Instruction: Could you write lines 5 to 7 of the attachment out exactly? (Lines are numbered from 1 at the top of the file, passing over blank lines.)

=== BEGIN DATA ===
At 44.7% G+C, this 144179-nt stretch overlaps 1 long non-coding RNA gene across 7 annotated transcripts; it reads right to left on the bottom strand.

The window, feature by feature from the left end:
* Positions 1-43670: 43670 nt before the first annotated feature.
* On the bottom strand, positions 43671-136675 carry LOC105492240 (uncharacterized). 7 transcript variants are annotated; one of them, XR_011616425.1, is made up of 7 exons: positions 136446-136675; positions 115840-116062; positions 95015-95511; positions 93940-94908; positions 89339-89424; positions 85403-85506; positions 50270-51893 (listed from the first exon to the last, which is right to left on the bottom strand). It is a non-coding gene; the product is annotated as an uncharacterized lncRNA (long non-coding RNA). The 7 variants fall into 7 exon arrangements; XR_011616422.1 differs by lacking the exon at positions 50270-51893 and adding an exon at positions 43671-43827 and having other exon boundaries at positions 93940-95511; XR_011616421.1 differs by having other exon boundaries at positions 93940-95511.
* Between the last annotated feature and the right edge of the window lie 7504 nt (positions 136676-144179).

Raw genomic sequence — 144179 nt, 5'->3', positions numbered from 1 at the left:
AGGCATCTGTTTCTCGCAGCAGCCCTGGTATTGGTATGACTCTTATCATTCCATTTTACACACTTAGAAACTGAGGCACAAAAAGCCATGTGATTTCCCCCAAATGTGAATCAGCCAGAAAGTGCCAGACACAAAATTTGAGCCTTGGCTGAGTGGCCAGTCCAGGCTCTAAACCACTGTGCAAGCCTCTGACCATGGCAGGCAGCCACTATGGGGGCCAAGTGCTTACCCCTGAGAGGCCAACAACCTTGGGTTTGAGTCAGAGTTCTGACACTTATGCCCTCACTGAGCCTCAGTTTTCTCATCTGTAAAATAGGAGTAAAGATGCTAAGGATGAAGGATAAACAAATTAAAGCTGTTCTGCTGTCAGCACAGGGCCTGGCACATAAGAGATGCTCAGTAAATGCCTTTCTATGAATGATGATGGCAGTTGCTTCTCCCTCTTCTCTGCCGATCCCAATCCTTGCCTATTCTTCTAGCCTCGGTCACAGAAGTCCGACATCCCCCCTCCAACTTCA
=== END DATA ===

* Between the last annotated feature and the right edge of the window lie 7504 nt (positions 136676-144179).

Raw genomic sequence — 144179 nt, 5'->3', positions numbered from 1 at the left:
AGGCATCTGTTTCTCGCAGCAGCCCTGGTATTGGTATGACTCTTATCATTCCATTTTACACACTTAGAAACTGAGGCACAAAAAGCCATGTGATTTCCCCCAAATGTGAATCAGCCAGAAAGTGCCAGACACAAAATTTGAGCCTTGGCTGAGTGGCCAGTCCAGGCTCTAAACCACTGTGCAAGCCTCTGACCATGGCAGGCAGCCACTATGGGGGCCAAGTGCTTACCCCTGAGAGGCCAACAACCTTGGGTTTGAGTCAGAGTTCTGACACTTATGCCCTCACTGAGCCTCAGTTTTCTCATCTGTAAAATAGGAGTAAAGATGCTAAGGATGAAGGATAAACAAATTAAAGCTGTTCTGCTGTCAGCACAGGGCCTGGCACATAAGAGATGCTCAGTAAATGCCTTTCTATGAATGATGATGGCAGTTGCTTCTCCCTCTTCTCTGCCGATCCCAATCCTTGCCTATTCTTCTAGCCTCGGTCACAGAAGTCCGACATCCCCCCTCCAACTTCA